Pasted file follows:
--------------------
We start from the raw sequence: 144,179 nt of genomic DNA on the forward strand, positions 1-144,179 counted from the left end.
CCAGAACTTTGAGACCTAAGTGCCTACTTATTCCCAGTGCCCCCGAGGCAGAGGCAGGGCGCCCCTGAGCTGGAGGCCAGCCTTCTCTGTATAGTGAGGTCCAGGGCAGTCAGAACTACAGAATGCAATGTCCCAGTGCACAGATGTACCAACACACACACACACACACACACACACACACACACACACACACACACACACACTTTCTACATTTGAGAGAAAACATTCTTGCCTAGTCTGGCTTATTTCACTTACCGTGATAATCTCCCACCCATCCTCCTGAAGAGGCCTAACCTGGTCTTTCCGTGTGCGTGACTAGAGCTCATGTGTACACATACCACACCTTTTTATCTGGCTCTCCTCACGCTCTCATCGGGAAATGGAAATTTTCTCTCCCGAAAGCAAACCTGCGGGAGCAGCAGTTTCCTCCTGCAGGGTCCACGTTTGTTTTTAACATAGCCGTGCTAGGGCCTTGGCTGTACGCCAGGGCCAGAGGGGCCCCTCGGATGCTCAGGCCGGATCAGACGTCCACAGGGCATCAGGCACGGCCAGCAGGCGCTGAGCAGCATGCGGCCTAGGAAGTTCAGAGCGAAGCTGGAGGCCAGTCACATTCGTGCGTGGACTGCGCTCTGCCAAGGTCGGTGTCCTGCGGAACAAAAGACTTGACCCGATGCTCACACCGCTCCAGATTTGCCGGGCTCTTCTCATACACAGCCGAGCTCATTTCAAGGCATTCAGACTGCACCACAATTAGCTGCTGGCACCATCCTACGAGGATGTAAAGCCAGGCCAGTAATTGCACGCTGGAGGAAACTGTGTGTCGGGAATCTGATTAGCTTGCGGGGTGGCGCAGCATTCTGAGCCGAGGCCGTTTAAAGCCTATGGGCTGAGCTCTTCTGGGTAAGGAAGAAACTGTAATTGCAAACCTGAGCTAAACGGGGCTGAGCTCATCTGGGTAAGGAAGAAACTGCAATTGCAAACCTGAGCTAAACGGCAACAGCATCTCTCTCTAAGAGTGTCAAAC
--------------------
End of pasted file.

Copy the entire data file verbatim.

We start from the raw sequence: 144,179 nt of genomic DNA on the forward strand, positions 1-144,179 counted from the left end.
CCAGAACTTTGAGACCTAAGTGCCTACTTATTCCCAGTGCCCCCGAGGCAGAGGCAGGGCGCCCCTGAGCTGGAGGCCAGCCTTCTCTGTATAGTGAGGTCCAGGGCAGTCAGAACTACAGAATGCAATGTCCCAGTGCACAGATGTACCAACACACACACACACACACACACACACACACACACACACACACACACACACACTTTCTACATTTGAGAGAAAACATTCTTGCCTAGTCTGGCTTATTTCACTTACCGTGATAATCTCCCACCCATCCTCCTGAAGAGGCCTAACCTGGTCTTTCCGTGTGCGTGACTAGAGCTCATGTGTACACATACCACACCTTTTTATCTGGCTCTCCTCACGCTCTCATCGGGAAATGGAAATTTTCTCTCCCGAAAGCAAACCTGCGGGAGCAGCAGTTTCCTCCTGCAGGGTCCACGTTTGTTTTTAACATAGCCGTGCTAGGGCCTTGGCTGTACGCCAGGGCCAGAGGGGCCCCTCGGATGCTCAGGCCGGATCAGACGTCCACAGGGCATCAGGCACGGCCAGCAGGCGCTGAGCAGCATGCGGCCTAGGAAGTTCAGAGCGAAGCTGGAGGCCAGTCACATTCGTGCGTGGACTGCGCTCTGCCAAGGTCGGTGTCCTGCGGAACAAAAGACTTGACCCGATGCTCACACCGCTCCAGATTTGCCGGGCTCTTCTCATACACAGCCGAGCTCATTTCAAGGCATTCAGACTGCACCACAATTAGCTGCTGGCACCATCCTACGAGGATGTAAAGCCAGGCCAGTAATTGCACGCTGGAGGAAACTGTGTGTCGGGAATCTGATTAGCTTGCGGGGTGGCGCAGCATTCTGAGCCGAGGCCGTTTAAAGCCTATGGGCTGAGCTCTTCTGGGTAAGGAAGAAACTGTAATTGCAAACCTGAGCTAAACGGGGCTGAGCTCATCTGGGTAAGGAAGAAACTGCAATTGCAAACCTGAGCTAAACGGCAACAGCATCTCTCTCTAAGAGTGTCAAAC